Again with the fag! It was annoying and insulting, and what can I say? It got to me. On a deep level. I mean, by taking this tack she was asking for it, you know? Virginia had, unwittingly, unleashed my inner gay bitch.

"I don't know, Virginia," I said cockily. "Are you an alcoholic?"

This approach, however, was a huge mistake, as it merely incensed her even more.

"Only because I am going to the prom with a goddamn faggot!"

It was at this moment that I thought of maybe driving the car off the road again, this time on purpose; a minor accident maybe, something that would be just enough to get Virginia and me into the ER and out of our commitment to an evening together of prom hell. However, realizing that a car wreck would probably mean I would not be allowed to drive for, well, about the rest of my life, I opted for something else. I tried to get her to ease up on the harsh language.

"Can you please stop saying that?"

"What . . . fag?" she said, spitting it out. Again!

"Virginia, you just said it again."

"Oh yeah? Well, maybe I'll stop saying it if you answer the goddamn question."

All right -- was she joking? There was, like, no way I was gonna answer that question, even though, sure, on a technicality I could have said that no, I was not a "fag" but was merely a guy who happened to dig guys. But I didn't sense that Virginia was in a mood for technicalities. She was equally not in a mood for me giving her the silent treatment on this issue. So undeterred by my unwillingness to speak, she launched another tirade.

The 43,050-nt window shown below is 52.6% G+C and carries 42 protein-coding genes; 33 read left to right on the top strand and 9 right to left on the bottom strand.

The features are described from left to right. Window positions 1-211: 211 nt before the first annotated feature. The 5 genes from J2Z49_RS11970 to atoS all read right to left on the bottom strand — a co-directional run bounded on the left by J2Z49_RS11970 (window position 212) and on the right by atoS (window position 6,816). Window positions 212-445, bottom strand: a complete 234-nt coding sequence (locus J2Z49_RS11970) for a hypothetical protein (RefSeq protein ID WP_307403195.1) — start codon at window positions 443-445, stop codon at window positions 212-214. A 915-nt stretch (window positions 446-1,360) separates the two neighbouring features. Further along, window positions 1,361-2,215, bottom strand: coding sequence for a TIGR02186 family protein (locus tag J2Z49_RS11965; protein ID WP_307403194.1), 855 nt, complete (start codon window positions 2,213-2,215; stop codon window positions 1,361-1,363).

"Look, Hayes -- I've known a few in my time, and you seem pretty faggy to me. And I have no intention of going to the prom with a known fag and being labeled a fruit fly."

"A . . . a what?"

"A friggin' fruit fly . . . a girl who hangs out with fags."

Hmmmm -- fruit fly. Clever little slang, I thought to myself, and a lot sweeter than fag hag. Still, I guessed that it was probably not so cute when you're the one getting tagged with it. But it definitely had a sweeter ring than fag. Especially when you factored in the harsh manner in which Virginia said it, which was truly getting on my nerves.

"Virginia, can you please stop using that word? It's totally offensive."

She shrugged, that wicked sideways grin reappearing.

"I'm just being real here . . . that's all, Hayes. Calling a fag a fag."

And that was it. Her double fag broke me. I slammed on the brakes and Virginia's hair lurched forward, her head following. Now that I had her full attention, I laid into her in a manner that surprised even me.

"Virginia, I swear to God, if you don't stop using that word I'm gonna run this car off the road and we'll both die terrible deaths together and thus be perpetually linked till eternity or something!"

Virginia regarded me like I was somewhat crazy, which at that point, I guess I was. Adjusting her disheveled hair, she brought her tone down a few octaves.

"Okay, I just need to know what the hell's going on here. When Jane set this whole thing up, I thought I was going on a legitimate prom date --"

"We said we were going as friends!" I said, my voice rising.

But she continued talking. "With a heterosexual male. But, after some consideration, it appears that I've been duped into being your show pony so that the rest of Prep won't figure out that you'd rather be slow dancing with some guy. Now, am I right or what?"

She poked my arm, fingernail first. Ow. But what hurt even more was that she had me. Sorta.

"Well," I said, concentrating on driving again. "You're not exactly wrong."

"So you are gay?"

I froze. I had never really admitted this to anyone. Ever. (Okay, well, other than my boyfriend.) So confessing this to some random prom date was not exactly the first person I imagined I'd be sharing this highly personal information with, especially a person who'd been drinking since 4:00 PM.

Sensing my apprehension at copping to this admission, Virginia shifted gears.